Israel Welcomes Latest Group of 'Lost' Indian Jews

Some 40 members of Bnei Menashe tribe arrive in Israel, with several hundred more slated to follow this year.

Michael Freund

Israel has welcomed a group of 40 Bnei Menashem the first batch of the latest round of immigrants from the Northeastern Indian state of Manipur, on Thursday.

More than 2,200 members of the Bnei Menashe community, which identifies itself as descending from the lost tribe of Menashe, live in Israel. Shavei Israel, an organization that assists communities seeking to rediscover or renew their link with the Jewish people, has been the community's main advocate.

Michael Freund, the chairman of Shavei Israel, told Haaretz Wednesday that his organization will be bringing over a total of 250 Bnei Menashe over the next month.

"It was an incredibly moving scene at Ben-Gurion Airport because many of these families had been divided for years," he said.

Freund spoke about the arrival of Edna, a young lady who has been engaged to a young man from the community living in Israel since 200 named Gamliel. "We brought him in 2007 and she was supposed to be part of the next group, but then the Olmert government froze the Aliyah, and it was only restarted in 2012."

Her reunion with Gamliel was the first time they had seen each other in seven years, said Freund. "They were both very emotional," he said. "As he stood with her, he said to me he felt like the forefather Jacob who waited so long to marry Rachel."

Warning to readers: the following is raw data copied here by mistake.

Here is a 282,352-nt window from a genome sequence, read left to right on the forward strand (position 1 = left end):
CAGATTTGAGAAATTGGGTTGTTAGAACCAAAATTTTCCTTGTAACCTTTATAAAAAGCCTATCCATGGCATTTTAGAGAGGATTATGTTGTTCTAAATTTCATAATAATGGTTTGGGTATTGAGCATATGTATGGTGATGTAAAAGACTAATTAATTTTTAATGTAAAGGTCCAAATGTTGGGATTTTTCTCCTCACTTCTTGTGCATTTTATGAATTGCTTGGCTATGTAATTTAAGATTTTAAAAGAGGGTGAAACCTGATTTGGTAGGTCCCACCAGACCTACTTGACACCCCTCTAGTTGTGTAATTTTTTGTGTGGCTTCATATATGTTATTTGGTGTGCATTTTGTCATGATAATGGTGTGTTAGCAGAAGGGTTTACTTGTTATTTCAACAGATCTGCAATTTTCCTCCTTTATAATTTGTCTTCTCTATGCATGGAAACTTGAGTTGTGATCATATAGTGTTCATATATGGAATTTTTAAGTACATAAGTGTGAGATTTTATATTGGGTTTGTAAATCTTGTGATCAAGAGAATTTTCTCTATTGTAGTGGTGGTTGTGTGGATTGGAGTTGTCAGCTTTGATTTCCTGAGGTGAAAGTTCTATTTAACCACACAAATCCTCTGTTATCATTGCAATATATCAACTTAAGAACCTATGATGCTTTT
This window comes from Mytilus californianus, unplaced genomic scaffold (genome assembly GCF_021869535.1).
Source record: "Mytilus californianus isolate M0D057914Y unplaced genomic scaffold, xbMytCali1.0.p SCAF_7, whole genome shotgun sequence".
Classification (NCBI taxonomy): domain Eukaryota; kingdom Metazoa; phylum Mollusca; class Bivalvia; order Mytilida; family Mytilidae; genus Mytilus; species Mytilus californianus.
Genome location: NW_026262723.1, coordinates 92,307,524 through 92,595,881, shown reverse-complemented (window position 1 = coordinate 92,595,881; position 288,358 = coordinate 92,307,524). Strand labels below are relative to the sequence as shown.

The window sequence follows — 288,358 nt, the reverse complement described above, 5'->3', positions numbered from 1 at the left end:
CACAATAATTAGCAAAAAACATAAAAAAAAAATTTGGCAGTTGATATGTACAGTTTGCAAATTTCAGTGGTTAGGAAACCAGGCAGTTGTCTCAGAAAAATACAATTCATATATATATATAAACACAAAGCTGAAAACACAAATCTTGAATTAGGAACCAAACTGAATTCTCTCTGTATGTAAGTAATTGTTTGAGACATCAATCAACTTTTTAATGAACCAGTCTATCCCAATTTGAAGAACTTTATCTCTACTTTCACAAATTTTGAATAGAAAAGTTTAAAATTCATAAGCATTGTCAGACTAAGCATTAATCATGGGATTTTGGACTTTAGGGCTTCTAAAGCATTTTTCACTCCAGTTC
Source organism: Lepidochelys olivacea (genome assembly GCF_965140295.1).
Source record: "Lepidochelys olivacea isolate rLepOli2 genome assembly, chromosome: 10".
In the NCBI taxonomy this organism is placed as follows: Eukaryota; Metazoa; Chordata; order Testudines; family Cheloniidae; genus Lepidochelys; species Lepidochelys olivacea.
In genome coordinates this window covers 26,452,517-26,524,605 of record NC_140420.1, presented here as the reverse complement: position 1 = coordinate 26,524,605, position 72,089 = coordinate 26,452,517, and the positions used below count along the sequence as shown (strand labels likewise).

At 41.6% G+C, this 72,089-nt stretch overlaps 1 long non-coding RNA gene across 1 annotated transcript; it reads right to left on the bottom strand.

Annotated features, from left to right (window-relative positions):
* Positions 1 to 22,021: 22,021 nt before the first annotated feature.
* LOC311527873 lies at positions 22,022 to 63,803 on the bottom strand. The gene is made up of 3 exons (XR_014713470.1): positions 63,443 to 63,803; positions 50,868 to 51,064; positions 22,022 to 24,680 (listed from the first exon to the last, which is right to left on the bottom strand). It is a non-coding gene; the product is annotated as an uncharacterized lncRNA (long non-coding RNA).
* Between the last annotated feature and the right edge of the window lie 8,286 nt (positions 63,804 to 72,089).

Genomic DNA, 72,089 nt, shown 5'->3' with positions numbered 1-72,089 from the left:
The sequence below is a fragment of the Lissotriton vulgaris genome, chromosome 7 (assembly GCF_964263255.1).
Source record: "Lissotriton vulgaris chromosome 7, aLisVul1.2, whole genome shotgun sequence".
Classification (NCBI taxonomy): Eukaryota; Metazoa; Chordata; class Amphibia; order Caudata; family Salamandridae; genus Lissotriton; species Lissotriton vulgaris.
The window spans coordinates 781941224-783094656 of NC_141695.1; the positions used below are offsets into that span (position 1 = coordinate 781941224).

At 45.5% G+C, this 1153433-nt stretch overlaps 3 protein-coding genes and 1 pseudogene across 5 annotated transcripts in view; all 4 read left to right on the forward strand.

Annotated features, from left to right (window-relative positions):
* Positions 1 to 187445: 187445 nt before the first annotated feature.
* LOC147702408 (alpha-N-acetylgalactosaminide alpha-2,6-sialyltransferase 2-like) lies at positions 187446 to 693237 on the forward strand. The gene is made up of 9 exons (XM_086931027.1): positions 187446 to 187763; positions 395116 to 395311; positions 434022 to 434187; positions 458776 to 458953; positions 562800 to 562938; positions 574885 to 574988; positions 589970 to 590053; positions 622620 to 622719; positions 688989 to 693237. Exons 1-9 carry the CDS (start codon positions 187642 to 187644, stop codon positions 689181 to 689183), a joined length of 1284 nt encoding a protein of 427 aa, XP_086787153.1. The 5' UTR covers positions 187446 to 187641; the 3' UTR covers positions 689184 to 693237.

Sephardi Chief Rabbi Shlomo Amar recognized the Bnei Menashe as descendants of one of the lost tribes in 2005, opening the door to immigration of the group.

Still, the group does not receive universal recognition. Hillel Halkin, who wrote Across the Sabbath River: In Search of a Lost Tribe of Israel, concluded that though the group may have had distant Jewish ancestry, none of their recent forebears were Jews.

DNA testing failed to prove any strong connection between the Bnei Menashe and mainstream Jewry, according to a 2011 Jerusalem Post article.

Some 7,000 community members remain in Israel.

Freund also mentioned a grandfather who arrived Thursday who had never met his four Israeli grandchildren as well as two siblings, a brother and a sister, who had not seen their sister who lives in Israel for 21 years.

"So it was just an incredibly powerful experience, and it was a tangible reminder of the miracle that is the State of Israel," he added.

Michael Freund